Nigeria We Hail Thee!

On an internet forum where many Nigerians (at home and in the Diaspora) identify themselves more by their ethnic affiliations and where trading abuses, curses and hate-speech has become the usual fare, something dramatic happened last Sunday afternoon. The moment the match between Cote D’Voire and Nigeria ended with the Super Eagles coming out victorious against popular prediction, there was a ‘ceasefire’ with everybody suddenly becoming proud to be Nigerian.

Interestingly, it would not be the first time one would see such unity of purpose, especially when individual Nigerians excel in sports and other fields of human endeavour. What that says about us is that whether we are “yesterday’s men” or “today’s men” or even aspiring to be “tomorrow’s men”, we all love this country. And that accounts for the frustrations of many Nigerians who can see the potentials that are not being realized. But hurling insults at those in authority today, or at one another, will never resolve our problems.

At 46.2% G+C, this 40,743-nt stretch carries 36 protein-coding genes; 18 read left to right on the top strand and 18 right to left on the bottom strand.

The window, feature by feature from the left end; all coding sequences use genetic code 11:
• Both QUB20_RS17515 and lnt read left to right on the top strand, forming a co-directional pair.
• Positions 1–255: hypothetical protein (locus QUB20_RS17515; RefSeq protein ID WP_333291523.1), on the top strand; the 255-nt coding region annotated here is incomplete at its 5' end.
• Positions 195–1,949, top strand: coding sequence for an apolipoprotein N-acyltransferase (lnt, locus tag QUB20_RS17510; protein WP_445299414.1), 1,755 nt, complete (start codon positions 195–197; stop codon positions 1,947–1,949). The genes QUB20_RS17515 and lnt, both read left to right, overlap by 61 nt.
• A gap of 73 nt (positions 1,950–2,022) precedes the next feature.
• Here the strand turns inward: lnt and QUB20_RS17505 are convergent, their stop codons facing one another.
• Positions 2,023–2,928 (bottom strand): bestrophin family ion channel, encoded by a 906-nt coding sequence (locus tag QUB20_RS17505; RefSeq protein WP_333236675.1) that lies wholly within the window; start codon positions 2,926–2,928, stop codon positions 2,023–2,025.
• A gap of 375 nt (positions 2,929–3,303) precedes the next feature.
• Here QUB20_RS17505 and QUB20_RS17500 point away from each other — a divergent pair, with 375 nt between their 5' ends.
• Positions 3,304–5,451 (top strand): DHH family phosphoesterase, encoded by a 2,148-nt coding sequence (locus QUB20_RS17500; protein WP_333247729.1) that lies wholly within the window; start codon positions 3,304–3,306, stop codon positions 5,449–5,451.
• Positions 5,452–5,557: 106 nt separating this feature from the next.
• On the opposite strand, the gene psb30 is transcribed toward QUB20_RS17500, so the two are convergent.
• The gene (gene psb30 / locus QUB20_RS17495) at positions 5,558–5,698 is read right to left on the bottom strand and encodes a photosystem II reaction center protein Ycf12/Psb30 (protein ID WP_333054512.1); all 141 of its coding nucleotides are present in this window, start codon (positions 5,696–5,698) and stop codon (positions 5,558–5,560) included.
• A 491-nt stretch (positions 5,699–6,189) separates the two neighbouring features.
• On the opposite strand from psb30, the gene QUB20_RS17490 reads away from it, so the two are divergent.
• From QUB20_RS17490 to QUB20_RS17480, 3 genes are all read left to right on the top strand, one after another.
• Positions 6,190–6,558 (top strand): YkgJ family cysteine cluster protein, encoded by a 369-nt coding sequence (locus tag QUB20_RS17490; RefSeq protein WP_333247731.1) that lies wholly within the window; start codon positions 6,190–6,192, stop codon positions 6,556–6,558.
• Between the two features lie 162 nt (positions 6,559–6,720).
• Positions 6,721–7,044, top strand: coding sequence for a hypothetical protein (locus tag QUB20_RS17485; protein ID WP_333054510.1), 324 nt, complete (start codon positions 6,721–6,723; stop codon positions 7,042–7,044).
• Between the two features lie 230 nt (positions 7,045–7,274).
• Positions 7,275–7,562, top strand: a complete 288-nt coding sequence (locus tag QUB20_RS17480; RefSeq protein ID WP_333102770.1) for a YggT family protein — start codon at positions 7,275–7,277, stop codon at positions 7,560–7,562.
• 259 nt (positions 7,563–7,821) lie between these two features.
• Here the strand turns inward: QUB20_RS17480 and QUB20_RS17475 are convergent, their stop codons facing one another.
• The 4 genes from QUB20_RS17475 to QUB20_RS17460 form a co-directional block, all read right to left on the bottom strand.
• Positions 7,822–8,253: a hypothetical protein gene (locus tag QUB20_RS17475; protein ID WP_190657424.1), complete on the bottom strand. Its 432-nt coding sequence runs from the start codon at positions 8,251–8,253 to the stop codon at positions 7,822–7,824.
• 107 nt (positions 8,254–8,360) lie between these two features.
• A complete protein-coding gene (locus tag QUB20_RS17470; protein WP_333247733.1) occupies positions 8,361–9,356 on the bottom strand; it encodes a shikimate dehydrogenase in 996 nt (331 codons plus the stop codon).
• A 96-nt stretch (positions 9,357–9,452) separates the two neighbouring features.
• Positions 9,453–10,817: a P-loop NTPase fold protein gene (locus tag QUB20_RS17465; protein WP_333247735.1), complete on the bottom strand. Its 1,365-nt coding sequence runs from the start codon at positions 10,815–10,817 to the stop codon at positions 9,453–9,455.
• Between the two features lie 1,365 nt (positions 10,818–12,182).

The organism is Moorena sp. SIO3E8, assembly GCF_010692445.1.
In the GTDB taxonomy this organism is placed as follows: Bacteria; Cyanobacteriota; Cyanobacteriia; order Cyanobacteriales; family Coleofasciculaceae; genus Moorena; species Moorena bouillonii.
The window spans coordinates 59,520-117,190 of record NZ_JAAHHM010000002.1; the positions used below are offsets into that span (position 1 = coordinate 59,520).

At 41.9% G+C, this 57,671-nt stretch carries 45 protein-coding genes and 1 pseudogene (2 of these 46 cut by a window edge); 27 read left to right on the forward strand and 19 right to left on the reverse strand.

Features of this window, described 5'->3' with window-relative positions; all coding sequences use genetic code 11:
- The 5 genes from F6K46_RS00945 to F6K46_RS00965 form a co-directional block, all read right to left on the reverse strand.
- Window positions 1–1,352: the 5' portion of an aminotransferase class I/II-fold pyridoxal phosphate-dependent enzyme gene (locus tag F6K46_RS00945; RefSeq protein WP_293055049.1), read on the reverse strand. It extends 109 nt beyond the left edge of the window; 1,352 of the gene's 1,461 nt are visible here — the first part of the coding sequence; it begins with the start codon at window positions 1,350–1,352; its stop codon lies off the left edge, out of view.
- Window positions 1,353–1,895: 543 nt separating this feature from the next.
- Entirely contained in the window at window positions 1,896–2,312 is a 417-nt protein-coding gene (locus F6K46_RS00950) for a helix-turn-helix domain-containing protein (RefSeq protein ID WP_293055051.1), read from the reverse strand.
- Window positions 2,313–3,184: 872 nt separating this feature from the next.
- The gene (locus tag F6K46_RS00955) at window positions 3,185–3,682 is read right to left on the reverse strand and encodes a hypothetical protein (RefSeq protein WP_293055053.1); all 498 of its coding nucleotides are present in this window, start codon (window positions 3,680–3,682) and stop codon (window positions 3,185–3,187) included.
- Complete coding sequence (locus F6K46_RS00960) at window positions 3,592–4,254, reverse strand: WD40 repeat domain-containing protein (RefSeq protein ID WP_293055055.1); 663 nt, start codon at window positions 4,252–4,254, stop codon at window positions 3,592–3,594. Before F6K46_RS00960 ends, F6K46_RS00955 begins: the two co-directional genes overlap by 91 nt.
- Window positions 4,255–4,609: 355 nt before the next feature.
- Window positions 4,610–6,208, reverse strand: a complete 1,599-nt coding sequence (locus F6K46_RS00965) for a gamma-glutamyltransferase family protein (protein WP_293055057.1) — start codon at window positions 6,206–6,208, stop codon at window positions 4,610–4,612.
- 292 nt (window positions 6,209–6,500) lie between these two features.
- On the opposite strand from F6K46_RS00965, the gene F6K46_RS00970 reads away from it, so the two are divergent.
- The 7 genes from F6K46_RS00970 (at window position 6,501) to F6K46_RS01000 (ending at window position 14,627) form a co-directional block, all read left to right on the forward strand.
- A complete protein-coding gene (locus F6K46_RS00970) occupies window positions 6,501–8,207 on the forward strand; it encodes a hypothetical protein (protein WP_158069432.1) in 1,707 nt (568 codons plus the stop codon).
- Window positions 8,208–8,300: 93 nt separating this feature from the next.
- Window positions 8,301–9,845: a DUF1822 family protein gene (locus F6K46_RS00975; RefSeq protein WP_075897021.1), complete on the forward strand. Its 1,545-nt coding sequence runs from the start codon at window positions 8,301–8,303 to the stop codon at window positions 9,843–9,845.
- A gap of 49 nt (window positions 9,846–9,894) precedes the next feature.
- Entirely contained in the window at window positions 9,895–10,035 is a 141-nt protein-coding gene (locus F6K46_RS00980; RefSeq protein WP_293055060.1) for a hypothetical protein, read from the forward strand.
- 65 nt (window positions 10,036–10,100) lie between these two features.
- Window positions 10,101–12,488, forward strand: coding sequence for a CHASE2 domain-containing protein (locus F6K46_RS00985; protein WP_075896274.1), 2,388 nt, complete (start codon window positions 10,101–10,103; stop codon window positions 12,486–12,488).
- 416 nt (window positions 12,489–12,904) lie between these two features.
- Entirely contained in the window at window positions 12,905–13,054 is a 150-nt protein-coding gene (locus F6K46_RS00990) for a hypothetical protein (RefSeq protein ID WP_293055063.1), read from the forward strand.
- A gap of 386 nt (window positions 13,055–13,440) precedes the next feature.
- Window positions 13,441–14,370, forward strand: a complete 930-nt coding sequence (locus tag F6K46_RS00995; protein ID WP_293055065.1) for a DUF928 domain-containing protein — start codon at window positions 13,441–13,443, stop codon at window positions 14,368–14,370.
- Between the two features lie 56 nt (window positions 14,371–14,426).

If we go back to the football field, only few people gave the Super Eagles any chance against the star-studded Cote D’Ivoire side last Sunday (a confession: I didn’t) but anybody who watched the match could see that our players were never at any point over awed. Even when they lost their one-goal lead advantage early in the second half, they picked themselves up and played with tenacity and purpose until they scored the second goal which eventually settled the match in their favour. And yesterday, they overran Mali to book their ticket to the final.

The lesson from the African Cup of Nations tournament is that having individual talents is very good but to have a team is even better. The strength of Nigeria is not in the oil buried on our ground but in the knowledge and capacities of our people--our much endowed human resources. The moment we are able to build a credible team from the abundance of talents that populate our nation today, we will take our rightful place on the continent of Africa and in the world.